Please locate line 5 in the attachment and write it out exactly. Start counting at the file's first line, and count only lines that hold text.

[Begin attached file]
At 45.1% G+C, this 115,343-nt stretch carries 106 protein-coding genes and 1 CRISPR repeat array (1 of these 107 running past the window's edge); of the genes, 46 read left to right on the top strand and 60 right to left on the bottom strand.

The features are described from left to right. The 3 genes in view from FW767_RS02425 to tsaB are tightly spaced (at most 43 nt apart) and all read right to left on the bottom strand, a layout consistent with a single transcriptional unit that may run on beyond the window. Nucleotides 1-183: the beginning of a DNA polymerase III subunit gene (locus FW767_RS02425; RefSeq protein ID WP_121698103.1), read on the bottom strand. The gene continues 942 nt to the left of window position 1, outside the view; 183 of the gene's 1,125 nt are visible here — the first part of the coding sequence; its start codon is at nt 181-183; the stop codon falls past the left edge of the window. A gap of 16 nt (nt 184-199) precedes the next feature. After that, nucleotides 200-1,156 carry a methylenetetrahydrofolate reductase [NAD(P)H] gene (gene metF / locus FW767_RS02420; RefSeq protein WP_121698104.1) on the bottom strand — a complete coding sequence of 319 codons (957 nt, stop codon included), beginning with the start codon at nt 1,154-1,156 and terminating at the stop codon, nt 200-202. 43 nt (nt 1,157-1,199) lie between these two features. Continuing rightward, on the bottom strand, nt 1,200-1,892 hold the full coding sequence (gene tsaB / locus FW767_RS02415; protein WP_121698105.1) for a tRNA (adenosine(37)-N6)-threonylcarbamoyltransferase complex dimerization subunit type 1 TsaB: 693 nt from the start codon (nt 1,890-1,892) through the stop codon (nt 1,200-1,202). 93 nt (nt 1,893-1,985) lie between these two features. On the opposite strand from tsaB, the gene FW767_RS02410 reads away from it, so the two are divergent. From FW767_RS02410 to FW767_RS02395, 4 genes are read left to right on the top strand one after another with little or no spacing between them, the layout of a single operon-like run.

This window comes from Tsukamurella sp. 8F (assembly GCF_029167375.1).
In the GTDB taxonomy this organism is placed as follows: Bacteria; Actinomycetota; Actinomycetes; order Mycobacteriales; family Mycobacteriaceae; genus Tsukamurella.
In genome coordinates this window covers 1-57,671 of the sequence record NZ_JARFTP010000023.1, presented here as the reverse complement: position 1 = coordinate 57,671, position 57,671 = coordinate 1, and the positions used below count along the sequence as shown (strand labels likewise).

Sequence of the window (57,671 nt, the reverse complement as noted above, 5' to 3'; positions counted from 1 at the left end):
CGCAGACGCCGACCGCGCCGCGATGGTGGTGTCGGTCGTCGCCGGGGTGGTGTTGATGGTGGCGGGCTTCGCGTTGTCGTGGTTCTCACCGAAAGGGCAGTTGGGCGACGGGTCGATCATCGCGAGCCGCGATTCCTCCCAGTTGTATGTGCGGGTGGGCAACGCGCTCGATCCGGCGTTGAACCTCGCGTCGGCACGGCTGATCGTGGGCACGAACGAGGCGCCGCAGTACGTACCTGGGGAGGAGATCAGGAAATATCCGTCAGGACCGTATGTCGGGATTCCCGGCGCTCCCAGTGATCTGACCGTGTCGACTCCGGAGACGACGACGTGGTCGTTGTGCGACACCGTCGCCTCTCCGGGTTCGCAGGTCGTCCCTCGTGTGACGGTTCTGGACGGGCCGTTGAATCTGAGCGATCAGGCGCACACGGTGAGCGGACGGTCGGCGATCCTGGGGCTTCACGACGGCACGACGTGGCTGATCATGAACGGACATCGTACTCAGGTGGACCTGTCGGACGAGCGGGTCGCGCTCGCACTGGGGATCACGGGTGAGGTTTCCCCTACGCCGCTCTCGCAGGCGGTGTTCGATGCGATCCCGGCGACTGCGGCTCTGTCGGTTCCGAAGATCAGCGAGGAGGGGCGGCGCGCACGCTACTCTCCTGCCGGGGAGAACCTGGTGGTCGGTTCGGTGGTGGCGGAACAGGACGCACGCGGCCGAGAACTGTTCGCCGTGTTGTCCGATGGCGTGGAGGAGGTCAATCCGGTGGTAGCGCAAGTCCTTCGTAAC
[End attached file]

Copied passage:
In genome coordinates this window covers 1-57,671 of the sequence record NZ_JARFTP010000023.1, presented here as the reverse complement: position 1 = coordinate 57,671, position 57,671 = coordinate 1, and the positions used below count along the sequence as shown (strand labels likewise).